Commentary from January 18
Back in December, the FDA placed a partial hold on Exelixis’ (EXEL) Phase II XL999 cancer program due to cardiovascular events and its share price took a dip and has bounced back. Exelixis is optimistic that Phase II studies can resume in the first half of 2007 using lower doses and slower infusion rates in lung cancer and acute myelogenous leukemia patients who have shown benefit from XL999. More importantly, XL999 has shown early Phase II clinical activity.
In addition, Exelixis will likely present proof of concept data to GlaxoSmithKline (GSK) by mid-2007 on small molecule cancer drug candidates XL647, XL999, XL784, and XL880. The company expects that GSK will choose one or two of these for further development, with the remaining two to three returning to Exelixis. Upon making a selection, GSK will make a milestone payment to Exelixis of approximately $75 to $85 million and assume all further clinical responsibilities.
The Phase II programs for XL880 in papillary or hereditary renal cell carcinoma and XL647 in a subset of first-line non-small cell lung cancer (NSCLC) patients will each generate data in the first half of 2007. Exelixis plans to initiate further Phase II trials with XL880 in head and neck cancers, and with XL647 in first-line NSCLC, Tarceva-refractory NSCLC, and breast cancer in the first half of 2007.
Multiple other programs are advancing into clinical development. Among these, the Phase II program for XL784 in diabetic nephropathy is expected to be fully enrolled by mid-2007 with possible data available in the third quarter of 2007. Phase II trials will also be initiated for pipeline drugs XL184 (solid and hematologic cancers) and XL820 (potentially in gastrointestinal stromal tumor, ovarian, and melanoma cancers) in the first half of 2007. Nadine Wong and her team believe the remaining Phase I and preclinical pipeline will also move forward in 2007, and up to eight Phase I trials could be ongoing by mid-2007.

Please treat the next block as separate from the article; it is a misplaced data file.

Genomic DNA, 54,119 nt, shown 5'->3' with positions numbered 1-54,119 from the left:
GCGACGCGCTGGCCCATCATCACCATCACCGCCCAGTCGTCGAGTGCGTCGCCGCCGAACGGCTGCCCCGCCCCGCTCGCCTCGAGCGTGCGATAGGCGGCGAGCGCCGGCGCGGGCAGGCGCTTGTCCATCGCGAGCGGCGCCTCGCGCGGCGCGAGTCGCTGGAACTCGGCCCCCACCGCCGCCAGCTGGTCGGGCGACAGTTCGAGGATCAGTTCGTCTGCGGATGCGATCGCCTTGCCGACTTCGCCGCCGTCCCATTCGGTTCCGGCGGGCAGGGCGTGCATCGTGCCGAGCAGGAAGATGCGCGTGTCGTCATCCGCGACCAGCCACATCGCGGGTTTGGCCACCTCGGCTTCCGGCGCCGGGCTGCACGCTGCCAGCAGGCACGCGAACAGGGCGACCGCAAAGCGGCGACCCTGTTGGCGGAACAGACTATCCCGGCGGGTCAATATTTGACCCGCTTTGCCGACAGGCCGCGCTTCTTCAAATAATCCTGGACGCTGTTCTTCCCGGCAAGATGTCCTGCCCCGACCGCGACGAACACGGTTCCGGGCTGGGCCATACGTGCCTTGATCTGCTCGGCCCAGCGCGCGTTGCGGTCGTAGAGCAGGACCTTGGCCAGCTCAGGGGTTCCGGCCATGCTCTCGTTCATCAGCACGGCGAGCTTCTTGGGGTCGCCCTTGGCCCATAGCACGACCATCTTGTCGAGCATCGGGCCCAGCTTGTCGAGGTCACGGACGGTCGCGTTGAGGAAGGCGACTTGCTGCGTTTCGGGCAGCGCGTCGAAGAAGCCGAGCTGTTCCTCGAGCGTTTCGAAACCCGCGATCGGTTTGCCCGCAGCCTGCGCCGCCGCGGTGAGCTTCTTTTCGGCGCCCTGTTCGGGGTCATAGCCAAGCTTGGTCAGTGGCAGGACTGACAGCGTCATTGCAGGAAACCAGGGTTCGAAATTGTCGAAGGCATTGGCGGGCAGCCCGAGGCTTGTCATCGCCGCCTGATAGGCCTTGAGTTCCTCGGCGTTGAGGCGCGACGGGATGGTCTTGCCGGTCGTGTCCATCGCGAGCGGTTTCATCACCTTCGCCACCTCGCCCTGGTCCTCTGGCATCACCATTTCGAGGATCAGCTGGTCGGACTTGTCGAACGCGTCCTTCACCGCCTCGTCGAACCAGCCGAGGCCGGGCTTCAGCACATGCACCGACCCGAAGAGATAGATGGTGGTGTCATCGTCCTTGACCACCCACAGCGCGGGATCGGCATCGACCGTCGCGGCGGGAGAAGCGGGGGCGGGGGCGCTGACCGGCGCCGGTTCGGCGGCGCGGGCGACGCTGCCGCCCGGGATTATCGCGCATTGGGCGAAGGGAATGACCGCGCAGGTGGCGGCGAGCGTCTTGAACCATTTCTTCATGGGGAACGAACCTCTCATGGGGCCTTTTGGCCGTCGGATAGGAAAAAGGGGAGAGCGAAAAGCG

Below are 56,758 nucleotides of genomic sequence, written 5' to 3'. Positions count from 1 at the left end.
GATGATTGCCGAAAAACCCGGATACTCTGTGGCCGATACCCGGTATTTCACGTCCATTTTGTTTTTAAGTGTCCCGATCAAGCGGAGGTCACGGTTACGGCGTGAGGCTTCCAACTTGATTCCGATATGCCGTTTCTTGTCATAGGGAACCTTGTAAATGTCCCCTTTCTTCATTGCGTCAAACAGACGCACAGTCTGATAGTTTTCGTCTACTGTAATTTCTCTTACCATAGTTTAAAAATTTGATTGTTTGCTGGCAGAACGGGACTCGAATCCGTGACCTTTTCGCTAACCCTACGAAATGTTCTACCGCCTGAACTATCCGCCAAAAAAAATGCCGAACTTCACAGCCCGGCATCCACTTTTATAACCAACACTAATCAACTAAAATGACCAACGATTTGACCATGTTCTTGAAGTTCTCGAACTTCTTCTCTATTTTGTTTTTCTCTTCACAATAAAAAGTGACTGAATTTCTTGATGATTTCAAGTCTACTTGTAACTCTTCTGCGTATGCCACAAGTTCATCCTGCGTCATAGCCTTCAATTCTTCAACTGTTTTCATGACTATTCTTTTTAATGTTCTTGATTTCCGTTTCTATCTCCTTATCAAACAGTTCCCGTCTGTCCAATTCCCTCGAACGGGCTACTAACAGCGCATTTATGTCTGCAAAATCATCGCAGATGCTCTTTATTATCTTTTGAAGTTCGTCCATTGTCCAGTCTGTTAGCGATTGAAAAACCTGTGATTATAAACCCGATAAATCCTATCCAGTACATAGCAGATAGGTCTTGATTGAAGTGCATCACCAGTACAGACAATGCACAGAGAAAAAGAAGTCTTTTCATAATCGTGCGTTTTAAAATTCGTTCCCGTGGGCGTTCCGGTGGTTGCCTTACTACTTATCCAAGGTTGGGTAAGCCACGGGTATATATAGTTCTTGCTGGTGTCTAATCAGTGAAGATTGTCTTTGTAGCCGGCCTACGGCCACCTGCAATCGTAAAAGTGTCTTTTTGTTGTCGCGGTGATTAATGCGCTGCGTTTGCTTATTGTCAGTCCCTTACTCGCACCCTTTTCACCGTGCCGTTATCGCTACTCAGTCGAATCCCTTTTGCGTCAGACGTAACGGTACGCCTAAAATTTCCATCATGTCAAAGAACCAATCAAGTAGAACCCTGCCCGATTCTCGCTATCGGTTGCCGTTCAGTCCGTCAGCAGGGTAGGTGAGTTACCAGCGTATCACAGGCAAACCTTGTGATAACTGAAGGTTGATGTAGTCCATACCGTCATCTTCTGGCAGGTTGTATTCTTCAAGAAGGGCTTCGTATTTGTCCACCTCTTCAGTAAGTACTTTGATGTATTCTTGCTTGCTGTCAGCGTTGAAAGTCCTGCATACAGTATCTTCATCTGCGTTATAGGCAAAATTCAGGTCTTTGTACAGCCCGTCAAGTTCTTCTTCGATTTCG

With seven compounds in clinical development and another six likely to enter over the next 12 months, Exelixis shares will outperform as multiple candidates progress through clinical testing.
Recently, Exelixis has entered into a couple of partnerships. Exelixis agreed to collaborate with Bristol-Myers Squibb on discovery, development and commercialization of cancer treatments. Under the collaboration, Exelixis will use its drug discovery platform and will identify and be responsible for preclinical development of small molecule drug candidates. Bristol- Myers Squibb will have the right to select up to three investigational new drug candidates against three different targets and will lead all global activities. The two parties will co-develop and co-commercialize the programs in the U.S., Bristol-Myers Squibb will pay Exelixis $60 million in cash upfront, and Exelixis will also receive $20 million for each of up to three different drug candidates selected by Bristol-Myers Squibb.
The other agreement is with Genentech for the worldwide co-development of XL518, a small-molecule inhibitor of MEK. Exelixis submitted an Investigational New Drug application for XL518 to the FDA on MEK, also known as mitogen activated protein kinase (MAPK), a key component of the AS/RAF/MEK/ERK pathway, which is frequently activated in human tumors. Inappropriate activation of the MEK/ERK pathway can promote tumor growth and survival.
Exelixis’ pipeline has great potential.